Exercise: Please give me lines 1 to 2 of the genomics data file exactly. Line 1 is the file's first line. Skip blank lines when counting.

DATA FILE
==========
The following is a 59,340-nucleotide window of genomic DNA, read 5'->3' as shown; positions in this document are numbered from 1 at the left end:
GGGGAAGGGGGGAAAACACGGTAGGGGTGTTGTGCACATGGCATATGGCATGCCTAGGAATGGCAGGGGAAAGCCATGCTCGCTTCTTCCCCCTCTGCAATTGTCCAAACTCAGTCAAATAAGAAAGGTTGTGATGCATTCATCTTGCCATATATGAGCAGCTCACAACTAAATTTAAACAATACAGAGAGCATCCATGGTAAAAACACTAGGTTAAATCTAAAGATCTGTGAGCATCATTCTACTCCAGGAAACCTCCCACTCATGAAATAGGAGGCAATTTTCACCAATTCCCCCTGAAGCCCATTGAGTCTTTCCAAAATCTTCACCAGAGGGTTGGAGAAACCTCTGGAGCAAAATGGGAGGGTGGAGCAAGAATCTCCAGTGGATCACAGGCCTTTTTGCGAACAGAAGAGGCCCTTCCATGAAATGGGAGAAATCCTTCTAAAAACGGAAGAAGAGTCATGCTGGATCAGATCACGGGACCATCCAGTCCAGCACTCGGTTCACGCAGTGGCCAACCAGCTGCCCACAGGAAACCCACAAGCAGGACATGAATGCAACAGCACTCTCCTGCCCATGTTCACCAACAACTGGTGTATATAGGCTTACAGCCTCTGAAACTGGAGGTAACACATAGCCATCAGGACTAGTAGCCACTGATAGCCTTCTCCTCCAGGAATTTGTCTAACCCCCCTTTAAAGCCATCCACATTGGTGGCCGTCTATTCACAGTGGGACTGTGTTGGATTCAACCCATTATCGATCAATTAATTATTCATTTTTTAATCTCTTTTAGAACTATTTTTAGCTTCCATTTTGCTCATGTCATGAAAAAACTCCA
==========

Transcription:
The following is a 59,340-nucleotide window of genomic DNA, read 5'->3' as shown; positions in this document are numbered from 1 at the left end:
GGGGAAGGGGGGAAAACACGGTAGGGGTGTTGTGCACATGGCATATGGCATGCCTAGGAATGGCAGGGGAAAGCCATGCTCGCTTCTTCCCCCTCTGCAATTGTCCAAACTCAGTCAAATAAGAAAGGTTGTGATGCATTCATCTTGCCATATATGAGCAGCTCACAACTAAATTTAAACAATACAGAGAGCATCCATGGTAAAAACACTAGGTTAAATCTAAAGATCTGTGAGCATCATTCTACTCCAGGAAACCTCCCACTCATGAAATAGGAGGCAATTTTCACCAATTCCCCCTGAAGCCCATTGAGTCTTTCCAAAATCTTCACCAGAGGGTTGGAGAAACCTCTGGAGCAAAATGGGAGGGTGGAGCAAGAATCTCCAGTGGATCACAGGCCTTTTTGCGAACAGAAGAGGCCCTTCCATGAAATGGGAGAAATCCTTCTAAAAACGGAAGAAGAGTCATGCTGGATCAGATCACGGGACCATCCAGTCCAGCACTCGGTTCACGCAGTGGCCAACCAGCTGCCCACAGGAAACCCACAAGCAGGACATGAATGCAACAGCACTCTCCTGCCCATGTTCACCAACAACTGGTGTATATAGGCTTACAGCCTCTGAAACTGGAGGTAACACATAGCCATCAGGACTAGTAGCCACTGATAGCCTTCTCCTCCAGGAATTTGTCTAACCCCCCTTTAAAGCCATCCACATTGGTGGCCGTCTATTCACAGTGGGACTGTGTTGGATTCAACCCATTATCGATCAATTAATTATTCATTTTTTAATCTCTTTTAGAACTATTTTTAGCTTCCATTTTGCTCATGTCATGAAAAAACTCCA